David Szpunar: Owner, Servant 42 and Servant Voice

David's Church Information Technology

July 4th, 2007 at 2:20 pm

Important IT Email, or: That which Users love to Ignore

Barry Buchanan over at Church IT Help posted an entry yesterday that resonated strongly with my own experiences and frustrations. His gist? Staff members don’t read IT emails with important information that they very badly need to read. I’ve notice some of the same things he’s mentioned, and I haven’t found a solution. However, I have discovered these five facts and tips that have improved the amount of attention paid to my important IT notification emails:

  1. People don’t read their email. If they do, it’s not in a timely manner (if I get any email that looks remotely important I’ve read it within an hour almost any time between 7:30am and 11pm, on my Treo or a PC, so this is foreign to me).
  2. If people read email, they won’t read long ones. And by long, I mean a lot shorter than what I consider long. I tend to write books rather than emails :-) I’ve had to work on this a lot; shortening communications to just the necessities. It’s good practice, but sometimes my short emails are still longer than people are willing to read for some reason.You have to put the most important information up front.
  3. Preferably, use bold, italics, and color to highlight important phrases at the beginning and throughout the email. Action steps, a summary of changes, or some such very short “if you get nothing else from this email, get this” must be the first sentence or two. Provide details after that (some people will read it, and others might if they see from the beginning that it really needs to be read). A bulleted list with under-one-line summaries of steps or changes should either be first, or if you use another short summary up front, end with a bulleted summary.
  4. Keep the quantity down, but repeat yourself twice when possible. Announce something as early as possible. Then at least when someone says “I never got an email about that” you can pull up their email box and locate the email you sent (unless they’ve deleted it — if only they would! That and all the other accumulated junk causing your Exchange server to whine and complain. Well, users do seem really good at deleting the daily emails about their mailbox being over the size limit…). But also send an email the day before, or as close to a change as possible while leaving people a reasonable amount of time to receive and read it. Two days ahead of time is too early.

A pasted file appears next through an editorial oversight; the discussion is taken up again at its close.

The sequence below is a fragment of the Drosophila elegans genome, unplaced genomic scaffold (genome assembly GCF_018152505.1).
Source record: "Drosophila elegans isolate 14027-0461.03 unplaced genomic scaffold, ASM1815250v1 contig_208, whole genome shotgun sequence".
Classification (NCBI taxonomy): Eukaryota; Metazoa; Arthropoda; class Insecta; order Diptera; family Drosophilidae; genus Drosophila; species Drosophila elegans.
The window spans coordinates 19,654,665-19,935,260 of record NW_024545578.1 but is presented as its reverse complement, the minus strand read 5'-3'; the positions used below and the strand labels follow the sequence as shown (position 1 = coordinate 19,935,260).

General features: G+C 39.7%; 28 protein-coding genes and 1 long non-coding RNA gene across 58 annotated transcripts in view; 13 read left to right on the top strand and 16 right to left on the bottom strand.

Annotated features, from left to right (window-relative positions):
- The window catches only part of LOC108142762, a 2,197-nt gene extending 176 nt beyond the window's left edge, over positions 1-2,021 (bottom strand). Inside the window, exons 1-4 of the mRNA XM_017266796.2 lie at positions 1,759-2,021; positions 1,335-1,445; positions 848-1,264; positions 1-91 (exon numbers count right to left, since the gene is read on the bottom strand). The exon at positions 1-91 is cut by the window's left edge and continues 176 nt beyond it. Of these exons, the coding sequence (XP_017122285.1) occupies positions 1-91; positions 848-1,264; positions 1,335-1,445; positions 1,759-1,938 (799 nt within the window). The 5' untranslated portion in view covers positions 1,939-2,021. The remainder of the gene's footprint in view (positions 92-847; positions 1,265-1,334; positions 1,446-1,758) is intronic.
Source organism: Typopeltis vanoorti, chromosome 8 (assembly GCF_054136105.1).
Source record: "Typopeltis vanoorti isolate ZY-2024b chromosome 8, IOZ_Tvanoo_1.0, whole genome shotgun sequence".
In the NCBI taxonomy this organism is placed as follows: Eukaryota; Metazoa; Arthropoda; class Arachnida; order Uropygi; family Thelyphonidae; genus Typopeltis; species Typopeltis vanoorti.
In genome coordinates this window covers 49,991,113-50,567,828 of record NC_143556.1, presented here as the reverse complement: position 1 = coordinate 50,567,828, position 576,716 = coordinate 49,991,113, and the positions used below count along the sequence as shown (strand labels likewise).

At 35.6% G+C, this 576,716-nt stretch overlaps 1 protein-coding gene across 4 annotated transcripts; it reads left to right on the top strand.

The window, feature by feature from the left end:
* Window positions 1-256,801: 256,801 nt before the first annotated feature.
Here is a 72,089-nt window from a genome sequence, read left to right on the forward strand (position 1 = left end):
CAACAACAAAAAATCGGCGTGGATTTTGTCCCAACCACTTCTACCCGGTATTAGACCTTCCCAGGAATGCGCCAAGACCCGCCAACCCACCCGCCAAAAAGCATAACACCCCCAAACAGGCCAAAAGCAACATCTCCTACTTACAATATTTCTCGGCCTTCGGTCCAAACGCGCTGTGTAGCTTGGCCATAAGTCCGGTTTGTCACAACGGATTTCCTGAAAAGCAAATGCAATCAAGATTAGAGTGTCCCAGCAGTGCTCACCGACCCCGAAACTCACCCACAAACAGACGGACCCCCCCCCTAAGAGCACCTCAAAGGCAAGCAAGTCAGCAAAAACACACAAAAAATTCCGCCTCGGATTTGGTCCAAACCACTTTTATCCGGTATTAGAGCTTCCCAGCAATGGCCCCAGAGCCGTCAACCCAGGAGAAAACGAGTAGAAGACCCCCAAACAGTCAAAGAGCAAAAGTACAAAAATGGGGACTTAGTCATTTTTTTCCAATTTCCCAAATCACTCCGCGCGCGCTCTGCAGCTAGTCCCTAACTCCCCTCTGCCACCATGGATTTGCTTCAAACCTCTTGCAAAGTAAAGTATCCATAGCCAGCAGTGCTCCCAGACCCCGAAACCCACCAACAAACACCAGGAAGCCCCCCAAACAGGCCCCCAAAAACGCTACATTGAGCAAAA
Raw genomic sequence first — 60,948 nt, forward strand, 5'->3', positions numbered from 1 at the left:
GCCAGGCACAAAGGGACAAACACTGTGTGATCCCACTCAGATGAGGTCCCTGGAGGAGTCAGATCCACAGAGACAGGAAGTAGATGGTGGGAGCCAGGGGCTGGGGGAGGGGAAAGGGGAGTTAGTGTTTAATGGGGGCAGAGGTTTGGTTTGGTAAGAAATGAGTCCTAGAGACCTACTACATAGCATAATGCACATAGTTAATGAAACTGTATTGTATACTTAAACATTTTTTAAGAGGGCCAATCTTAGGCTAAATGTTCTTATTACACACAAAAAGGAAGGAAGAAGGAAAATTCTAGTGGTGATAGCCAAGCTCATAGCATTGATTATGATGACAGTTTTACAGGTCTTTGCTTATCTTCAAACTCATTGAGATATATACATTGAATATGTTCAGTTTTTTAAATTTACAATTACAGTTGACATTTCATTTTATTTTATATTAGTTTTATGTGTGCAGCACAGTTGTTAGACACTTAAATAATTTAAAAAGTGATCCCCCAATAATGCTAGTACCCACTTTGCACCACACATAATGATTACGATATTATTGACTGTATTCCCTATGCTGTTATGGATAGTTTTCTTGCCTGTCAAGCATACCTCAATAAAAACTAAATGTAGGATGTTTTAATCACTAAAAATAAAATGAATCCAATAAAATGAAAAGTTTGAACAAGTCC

5. This was part of number 3 above, but it’s very important: action steps. Include what is required of the user, up front and emphasized. “You must log out and log back in for these changes to take effect.” Even emphasize if it’s just a notification. “When you log in tomorrow, the icon will be red instead of blue. You don’t need to do anything different, this should happen.”

The problem is not solved. Users will always be…users. But mine are getting better! :-) And a lot of that is due to me working on my emails to make them better and more easily understandable. Any other suggestions I’ve missed?

As a side note, I am contemplating a simple intranet setup as a gateway to our new helpdesk system and to allow for announcements, forms distribution (and eventually business process automation). Posting all IT announcements there should also (hopefully) help. After I get people using it in the first place. (And after the best intranet solution is determined and set up!)